Sustainability is a really popular topic these days. I think because it’s so common-place we take it for granted that everyone knows what we’re talking about. At the most basic levels, sustainability is pretty simple but in this short piece I’ll share some ideas about getting to deeper layers of sustainability – connection and community.
I have been thinking about community and about sutainability for a long time. There are a few things that should help give some idea about why I’m writing this piece. I’ve worked in public health since the mid-80’s, largely because it’s a field in which I can address social justice issues. Within the context of public health, much of my work - and passion - has been in building collaborative approaches to address social needs. I’ve been a local public health director in rural North Carolina, USA, put together systems for people living with developmental disabilities in New Mexico, and now work for an AIDS service organization in Durham, NC. I live in the Pacifica Co-Housing community in Carrboro, NC (www.coho-nc.org/pacifica) with my wife, Moksha, and two of my three daughters (Corie - 22, Lillie – 17, Imani -14). I am a dedicated co-counselor, an avid cyclist, and I am also concerned about the future of our world.
These days, most people think about sustainability in terms of ecology and the environment. Many of us, in fact more and more as time goes on, do this by recycling such items as paper, plastics, glass, and aluminum; reducing our consumption of water, fuels, packaging and the like, ; and reducing our reliance on fossil fuels through such strategies as using energy efficient vehicles, carpools, and tele-commuting. These are individual choices that anyone who is interested can make with adequate education and resources. I in no way wish to minimize the importance of these actions, as all of this is vitally important, but I want to think of sustainability on a still deeper level – connection and community.
I think we all know connection when we see it, or more likely when we feel it. It is that sense of knowing, understanding, and belonging. Think of what you often see in the open eyes and face of a newborn - reaching, seeking, knowing. We were all born with that connection. It is part of inherent human nature. It is our connectedness that contradicts any feelings we may have of isolation, terror, hurt, or anger. However, it is hard for me to imagine that if we felt truly connected we could continue some of our current practices – racism, sexism, violence, war. Would policies that degrade the environment continue if we felt connected to the earth? Would policies that support profit over people continue if we felt more connected with one another? It’s hard for me to believe that anyone could continue such practices as human trafficking or slavery if we were truly connected in this way.
I really believe that we can be connected with people and with the environment. My connection with the environment gives me “juice” for caring for it. By connecting with nature, we develop compassion and understanding. Perhaps this connection to the environment is where some of our most well-known ecologists, such as Andrew Muir and Henry David Thoreau, got their inspiration. How would your life change if you made time to be in - to truly connect with - nature every day? Do you think any of your personal behaviors and habits might change?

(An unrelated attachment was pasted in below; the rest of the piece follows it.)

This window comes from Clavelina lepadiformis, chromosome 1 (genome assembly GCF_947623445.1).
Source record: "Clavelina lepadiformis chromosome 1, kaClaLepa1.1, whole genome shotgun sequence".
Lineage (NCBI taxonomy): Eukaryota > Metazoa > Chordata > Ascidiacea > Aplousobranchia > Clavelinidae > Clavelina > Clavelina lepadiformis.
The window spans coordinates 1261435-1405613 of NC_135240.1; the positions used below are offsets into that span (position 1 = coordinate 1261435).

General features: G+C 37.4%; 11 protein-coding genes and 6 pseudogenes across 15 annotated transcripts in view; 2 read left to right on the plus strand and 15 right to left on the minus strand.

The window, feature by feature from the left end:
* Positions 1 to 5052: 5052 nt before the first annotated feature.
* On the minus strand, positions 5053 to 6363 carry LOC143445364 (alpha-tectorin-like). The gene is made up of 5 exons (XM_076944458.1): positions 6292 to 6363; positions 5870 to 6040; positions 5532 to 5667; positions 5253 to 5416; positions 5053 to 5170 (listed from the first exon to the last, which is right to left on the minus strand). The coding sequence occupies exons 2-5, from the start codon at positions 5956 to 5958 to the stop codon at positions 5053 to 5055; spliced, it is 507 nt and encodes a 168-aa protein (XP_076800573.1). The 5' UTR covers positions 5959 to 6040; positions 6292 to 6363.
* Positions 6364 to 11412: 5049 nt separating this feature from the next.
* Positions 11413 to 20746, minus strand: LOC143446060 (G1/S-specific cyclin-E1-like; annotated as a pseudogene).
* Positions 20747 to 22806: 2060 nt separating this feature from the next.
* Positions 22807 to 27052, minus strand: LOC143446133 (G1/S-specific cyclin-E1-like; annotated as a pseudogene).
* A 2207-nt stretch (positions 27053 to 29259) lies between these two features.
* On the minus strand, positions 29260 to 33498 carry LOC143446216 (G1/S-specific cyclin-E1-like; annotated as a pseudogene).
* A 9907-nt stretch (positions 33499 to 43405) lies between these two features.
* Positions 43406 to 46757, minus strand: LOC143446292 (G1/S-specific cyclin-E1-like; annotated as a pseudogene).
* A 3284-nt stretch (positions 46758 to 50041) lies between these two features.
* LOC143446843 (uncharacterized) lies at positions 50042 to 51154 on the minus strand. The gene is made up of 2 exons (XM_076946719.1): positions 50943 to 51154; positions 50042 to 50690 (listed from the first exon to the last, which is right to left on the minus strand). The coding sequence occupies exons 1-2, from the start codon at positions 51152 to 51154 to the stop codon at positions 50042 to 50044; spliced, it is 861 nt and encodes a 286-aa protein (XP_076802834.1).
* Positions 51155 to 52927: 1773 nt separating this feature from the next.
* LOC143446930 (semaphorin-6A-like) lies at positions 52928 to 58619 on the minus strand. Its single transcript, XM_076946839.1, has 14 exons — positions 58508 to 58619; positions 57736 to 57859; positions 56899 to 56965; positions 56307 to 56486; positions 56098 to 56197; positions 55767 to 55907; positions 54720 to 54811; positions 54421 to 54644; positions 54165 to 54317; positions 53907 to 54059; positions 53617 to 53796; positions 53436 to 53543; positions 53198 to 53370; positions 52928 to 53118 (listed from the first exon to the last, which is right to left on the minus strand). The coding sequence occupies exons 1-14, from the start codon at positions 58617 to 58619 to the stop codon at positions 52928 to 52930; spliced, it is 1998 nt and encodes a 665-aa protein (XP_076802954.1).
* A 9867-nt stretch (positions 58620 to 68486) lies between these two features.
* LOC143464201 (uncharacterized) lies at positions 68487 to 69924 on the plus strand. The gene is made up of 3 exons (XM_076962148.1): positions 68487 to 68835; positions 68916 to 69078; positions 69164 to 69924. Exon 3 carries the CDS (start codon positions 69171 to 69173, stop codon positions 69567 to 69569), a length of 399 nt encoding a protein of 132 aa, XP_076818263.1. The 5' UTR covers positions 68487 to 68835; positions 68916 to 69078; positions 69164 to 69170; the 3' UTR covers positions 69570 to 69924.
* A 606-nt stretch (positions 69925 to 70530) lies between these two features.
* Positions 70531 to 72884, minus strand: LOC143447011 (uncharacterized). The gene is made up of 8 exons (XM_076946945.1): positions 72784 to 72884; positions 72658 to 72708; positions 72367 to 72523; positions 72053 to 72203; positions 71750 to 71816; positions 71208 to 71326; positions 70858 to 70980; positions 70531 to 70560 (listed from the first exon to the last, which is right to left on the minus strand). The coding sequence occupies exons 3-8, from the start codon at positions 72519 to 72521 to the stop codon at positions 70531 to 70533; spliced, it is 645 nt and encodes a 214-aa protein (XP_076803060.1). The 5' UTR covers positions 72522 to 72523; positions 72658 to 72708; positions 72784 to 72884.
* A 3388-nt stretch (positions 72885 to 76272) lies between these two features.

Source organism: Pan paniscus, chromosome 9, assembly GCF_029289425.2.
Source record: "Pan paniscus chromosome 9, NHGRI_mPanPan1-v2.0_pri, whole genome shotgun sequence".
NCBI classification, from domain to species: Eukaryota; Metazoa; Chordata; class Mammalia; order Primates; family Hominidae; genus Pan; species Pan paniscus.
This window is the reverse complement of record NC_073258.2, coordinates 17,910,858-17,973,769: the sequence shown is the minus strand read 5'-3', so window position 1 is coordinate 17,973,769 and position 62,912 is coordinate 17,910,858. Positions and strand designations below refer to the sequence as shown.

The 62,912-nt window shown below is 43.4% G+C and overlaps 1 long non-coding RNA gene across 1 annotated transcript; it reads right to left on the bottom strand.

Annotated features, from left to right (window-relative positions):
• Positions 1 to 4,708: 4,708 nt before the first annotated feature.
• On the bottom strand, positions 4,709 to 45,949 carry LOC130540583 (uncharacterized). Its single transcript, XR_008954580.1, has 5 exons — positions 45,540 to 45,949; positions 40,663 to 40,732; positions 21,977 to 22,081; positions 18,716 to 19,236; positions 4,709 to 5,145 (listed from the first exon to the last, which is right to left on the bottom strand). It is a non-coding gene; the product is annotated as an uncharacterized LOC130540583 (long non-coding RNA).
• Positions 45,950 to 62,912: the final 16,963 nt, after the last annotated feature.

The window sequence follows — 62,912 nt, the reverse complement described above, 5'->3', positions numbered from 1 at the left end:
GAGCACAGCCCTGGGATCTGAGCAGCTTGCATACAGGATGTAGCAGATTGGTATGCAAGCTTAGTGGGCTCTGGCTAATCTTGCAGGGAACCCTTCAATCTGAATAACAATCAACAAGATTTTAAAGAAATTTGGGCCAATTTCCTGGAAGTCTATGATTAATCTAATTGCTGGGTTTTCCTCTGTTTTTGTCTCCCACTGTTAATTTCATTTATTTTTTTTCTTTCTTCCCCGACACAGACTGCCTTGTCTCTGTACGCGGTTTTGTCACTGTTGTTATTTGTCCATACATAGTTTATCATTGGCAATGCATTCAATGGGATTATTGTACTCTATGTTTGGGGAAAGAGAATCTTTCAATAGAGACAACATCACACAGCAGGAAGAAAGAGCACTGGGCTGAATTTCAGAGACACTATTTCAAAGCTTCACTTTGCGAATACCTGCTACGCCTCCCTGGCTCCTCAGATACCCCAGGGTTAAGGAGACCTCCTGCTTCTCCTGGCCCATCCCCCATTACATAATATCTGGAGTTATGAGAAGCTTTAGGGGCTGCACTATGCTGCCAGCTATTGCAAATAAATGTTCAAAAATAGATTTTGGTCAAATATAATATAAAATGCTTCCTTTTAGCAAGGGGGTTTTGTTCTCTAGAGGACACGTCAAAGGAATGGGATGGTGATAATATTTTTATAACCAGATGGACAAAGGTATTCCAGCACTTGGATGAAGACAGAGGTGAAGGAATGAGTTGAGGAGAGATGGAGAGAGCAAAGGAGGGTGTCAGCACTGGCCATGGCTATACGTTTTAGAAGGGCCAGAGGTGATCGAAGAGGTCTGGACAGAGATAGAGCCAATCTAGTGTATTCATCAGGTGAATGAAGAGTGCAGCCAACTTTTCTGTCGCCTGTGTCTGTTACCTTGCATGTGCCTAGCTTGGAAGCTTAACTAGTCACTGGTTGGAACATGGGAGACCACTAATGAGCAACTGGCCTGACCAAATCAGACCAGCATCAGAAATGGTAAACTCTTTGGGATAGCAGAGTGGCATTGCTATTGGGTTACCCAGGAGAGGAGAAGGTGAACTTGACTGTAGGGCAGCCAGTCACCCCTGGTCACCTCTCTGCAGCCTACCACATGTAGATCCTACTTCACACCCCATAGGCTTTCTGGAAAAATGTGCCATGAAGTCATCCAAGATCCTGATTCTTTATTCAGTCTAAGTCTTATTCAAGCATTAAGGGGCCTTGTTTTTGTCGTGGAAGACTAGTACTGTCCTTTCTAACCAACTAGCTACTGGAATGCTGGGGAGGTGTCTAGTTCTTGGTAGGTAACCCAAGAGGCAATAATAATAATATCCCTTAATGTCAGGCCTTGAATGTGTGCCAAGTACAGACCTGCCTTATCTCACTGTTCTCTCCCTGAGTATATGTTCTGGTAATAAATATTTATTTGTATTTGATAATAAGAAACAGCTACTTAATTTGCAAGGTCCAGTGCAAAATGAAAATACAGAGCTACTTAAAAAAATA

More than anything else, perhaps, we long for deep connections with other people – family, friends, neighbors. Other humans are the most interesting things we can find; not necessarily the easiest or the most comfortable, but certainly the most interesting. Connection with another human being - another human mind – is precious. Our problem would appear to be that we have learned to forget, or perhaps to not be able to notice, when and where these connections exist. Anything other than connection is simply old distress recordings working to keep us separate. We are stronger when we’re connected. When we’re connected, we’re not as easy to manipulate – to fall prey to advertising and marketing, to over-consume, to over-work.
This leads us back to sustainability. Yes, all the little - (and big- things we do as individuals and organizations that care for the environment are critical. They’re essential. They’re needed to support the long-term needs of the earth. However, on a deeper level it is our connections with each other and with the environment that will build true sustainability – sustainable communities.
The following are some ideas that I feel might be helpful in this regard:
• Develop close connected relationships with your friends, family, neighbors, and co-workers.
• Understand how you contribute to the larger economic system, including the consumption of resources.
• Care about everyone and everything.
• Have a vision – whatever it is. Develop it. Talk about it. Share it. Hold onto it. Work towards it.
• Have fun. It just ain’t gonna work if it ain’t fun.
Thanks for reading.
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